The Camelbak brand is typically synonymous with hydration. Whether your primary activity is running, hiking, mountain biking, or any other form of recreation, you’ve probably heard and/or already own a Camelbak hydration pack. But Camelbak also offers packs designed specifically for military use, and the Camelbak Military Skirmish™ is a great example.
Pack Name: MilTac Skirmish™ Hydration Pack
Designed Purpose: Hydration Plus Cargo
User Type: Unisex
Best Use: 1-2 day field excursions.
When evaluating the Camelbak Military Skirmish™ against other military packs, a side-by-side comparison of technical specifications is the obvious place to start. That’s why I’ve compiled an easy-to-digest list of specifications here for you:
Pack Dimensions: 20.3×14.6×12.1 (in); 52x37x31 (cm)
Pack Base Weight: 4 lbs, 10 oz; 2.2 kg
Hydration Type: BPA/BPS/BPF-Free Mil Spec Antidote Lumbar
Hydration Capacity: 3-liters (100 fl oz)
Gear Capacity: 33-liters (2014 cu in)
Harness Type: 10-mm EVA foam shoulder harness
Pack Fabric: 100% Nylon
Camelbak Skirmish Features
This pack offers a sleek and low-profile design complete with a composite MOLLE panel to provide secure attachment for pouches and gear. This internal panel also allows for customized storage of all essential equipment and supplies and the pack has five total exterior pockets.
The pack’s full clamshell opening was included to give you quick and easy access to the main compartment and the additional lower access zipper allows you to quickly stash or retrieve items from the main compartment at a moment’s notice.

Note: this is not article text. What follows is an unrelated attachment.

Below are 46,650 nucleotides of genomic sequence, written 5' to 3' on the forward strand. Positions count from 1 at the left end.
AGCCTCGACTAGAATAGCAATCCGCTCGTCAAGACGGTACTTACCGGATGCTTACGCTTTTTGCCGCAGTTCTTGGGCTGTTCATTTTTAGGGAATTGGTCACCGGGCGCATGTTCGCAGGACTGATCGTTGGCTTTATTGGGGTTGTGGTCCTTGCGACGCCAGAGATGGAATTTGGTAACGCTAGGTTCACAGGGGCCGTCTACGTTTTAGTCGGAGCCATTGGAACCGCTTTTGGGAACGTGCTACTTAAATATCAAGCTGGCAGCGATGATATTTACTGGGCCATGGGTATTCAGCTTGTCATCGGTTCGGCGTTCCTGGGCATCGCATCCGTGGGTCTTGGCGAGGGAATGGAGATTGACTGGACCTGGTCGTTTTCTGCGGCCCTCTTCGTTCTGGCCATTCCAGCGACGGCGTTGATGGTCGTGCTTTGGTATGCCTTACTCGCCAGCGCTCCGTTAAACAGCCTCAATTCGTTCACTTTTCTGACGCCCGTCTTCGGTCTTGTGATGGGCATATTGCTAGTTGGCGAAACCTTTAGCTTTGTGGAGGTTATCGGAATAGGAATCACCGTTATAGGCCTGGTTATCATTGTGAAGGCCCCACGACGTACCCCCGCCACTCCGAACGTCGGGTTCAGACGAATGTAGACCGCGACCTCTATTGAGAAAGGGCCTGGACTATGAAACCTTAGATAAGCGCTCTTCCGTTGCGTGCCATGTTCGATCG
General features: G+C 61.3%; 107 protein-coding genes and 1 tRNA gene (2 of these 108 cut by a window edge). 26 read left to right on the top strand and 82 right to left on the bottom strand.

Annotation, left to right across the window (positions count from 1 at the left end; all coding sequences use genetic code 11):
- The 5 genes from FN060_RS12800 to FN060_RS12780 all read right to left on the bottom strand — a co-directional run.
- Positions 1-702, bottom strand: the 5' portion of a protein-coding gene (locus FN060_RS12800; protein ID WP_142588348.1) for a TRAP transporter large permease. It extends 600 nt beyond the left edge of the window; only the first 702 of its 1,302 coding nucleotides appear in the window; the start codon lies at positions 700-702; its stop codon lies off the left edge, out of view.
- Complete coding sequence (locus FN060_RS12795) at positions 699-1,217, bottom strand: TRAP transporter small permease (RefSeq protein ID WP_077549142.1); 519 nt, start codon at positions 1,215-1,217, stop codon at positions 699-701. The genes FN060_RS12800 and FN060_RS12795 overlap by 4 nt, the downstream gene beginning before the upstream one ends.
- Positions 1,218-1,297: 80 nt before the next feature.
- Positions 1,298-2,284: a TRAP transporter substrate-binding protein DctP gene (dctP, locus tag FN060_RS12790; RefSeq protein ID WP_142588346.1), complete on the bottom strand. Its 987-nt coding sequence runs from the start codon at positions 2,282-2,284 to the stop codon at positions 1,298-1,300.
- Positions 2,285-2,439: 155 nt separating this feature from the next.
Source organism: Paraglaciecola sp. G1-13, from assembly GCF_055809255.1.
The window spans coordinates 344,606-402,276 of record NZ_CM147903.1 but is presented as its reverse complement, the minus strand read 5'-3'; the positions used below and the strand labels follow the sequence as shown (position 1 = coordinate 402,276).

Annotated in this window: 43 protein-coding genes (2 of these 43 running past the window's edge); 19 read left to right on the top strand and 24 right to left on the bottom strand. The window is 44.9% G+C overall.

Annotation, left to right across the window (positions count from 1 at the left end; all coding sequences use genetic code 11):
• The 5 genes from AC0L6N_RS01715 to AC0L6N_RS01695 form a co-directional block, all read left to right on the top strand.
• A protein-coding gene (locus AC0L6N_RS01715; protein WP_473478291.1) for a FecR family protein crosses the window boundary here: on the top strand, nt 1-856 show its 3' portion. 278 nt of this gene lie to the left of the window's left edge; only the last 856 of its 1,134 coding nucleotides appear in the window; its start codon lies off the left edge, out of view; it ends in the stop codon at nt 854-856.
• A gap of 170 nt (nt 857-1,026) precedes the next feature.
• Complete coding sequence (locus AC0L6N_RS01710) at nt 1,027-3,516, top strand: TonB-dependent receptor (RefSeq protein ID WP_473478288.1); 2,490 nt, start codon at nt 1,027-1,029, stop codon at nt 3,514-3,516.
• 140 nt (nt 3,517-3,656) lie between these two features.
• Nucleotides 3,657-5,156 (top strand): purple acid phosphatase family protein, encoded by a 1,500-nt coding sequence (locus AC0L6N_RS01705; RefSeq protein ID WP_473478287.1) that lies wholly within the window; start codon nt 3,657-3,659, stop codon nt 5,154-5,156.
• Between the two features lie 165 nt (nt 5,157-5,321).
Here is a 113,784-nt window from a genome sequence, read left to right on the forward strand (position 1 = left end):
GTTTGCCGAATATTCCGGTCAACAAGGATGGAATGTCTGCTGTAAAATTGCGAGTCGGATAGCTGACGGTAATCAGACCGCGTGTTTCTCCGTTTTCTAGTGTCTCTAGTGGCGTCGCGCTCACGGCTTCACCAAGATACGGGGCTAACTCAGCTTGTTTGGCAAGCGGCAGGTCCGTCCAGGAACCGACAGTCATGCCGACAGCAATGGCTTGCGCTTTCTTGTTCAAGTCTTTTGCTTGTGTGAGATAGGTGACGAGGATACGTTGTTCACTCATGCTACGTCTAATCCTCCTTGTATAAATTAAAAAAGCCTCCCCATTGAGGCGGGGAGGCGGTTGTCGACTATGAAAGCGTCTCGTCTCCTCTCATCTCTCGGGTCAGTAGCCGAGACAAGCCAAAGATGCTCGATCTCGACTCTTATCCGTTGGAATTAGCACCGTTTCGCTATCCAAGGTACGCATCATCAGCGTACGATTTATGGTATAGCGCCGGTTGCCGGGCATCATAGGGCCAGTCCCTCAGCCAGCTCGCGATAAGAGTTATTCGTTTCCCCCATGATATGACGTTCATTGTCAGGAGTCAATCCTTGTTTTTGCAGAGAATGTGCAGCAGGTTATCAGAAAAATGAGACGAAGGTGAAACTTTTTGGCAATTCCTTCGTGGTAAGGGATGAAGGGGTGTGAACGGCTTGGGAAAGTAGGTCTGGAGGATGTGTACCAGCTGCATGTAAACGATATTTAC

The Camelbak Military Skirmish™ features a fully adjustable waistbelt designed to move weight from the shoulders to the hips for a comfortable carry. This waistbelt also stows out of the way easily and efficiently when not needed and the pack boasts multiple drink exit ports that allow you to route the tube over the shoulder or under the arm for whatever method of access you prefer.
Skirmish User Reviews
So that’s the hard information on the Camelbak Military Skirmish™: technical specifications and features. But, to be honest with you, this stuff alone isn’t going to persuade you to purchase this pack.
Sure, it’s a nice baseline to have when comparing to other military-specific packs, but you want to know the nitty-gritty: what have others found helpful or lacking when it comes to the actual use of this pack?
So I’ve scoured the depths of the Internet to compile a list of Pros and Cons based on numerous user reviews of this Camelbak military pack. As usual, I like to start with the bad news first.
Because the space for the second hydration bladder is located inside the pack, carrying two bladders means you will have to sacrifice storage space that you may need for other gear.
It’s not actually made in the U.S., although Amazon advertises as such.
The waistbelt can be stowed away but is not removable.
The shoulder straps appear a bit thin for carrying heavier loads.
It could use an interior separation flap and PALS on exterior sides to attach more gear.
This pack is capable of accommodating a second 100-ounce hydration bladder. The included bladder snugs into the lumbar area on the outside of the pack, but there is a hang loop, webbing strap, and drinking tube port for a second bladder inside the pack.
The new bladder design provides a comfortably low center of gravity and bottom access to the main compartment is very handy.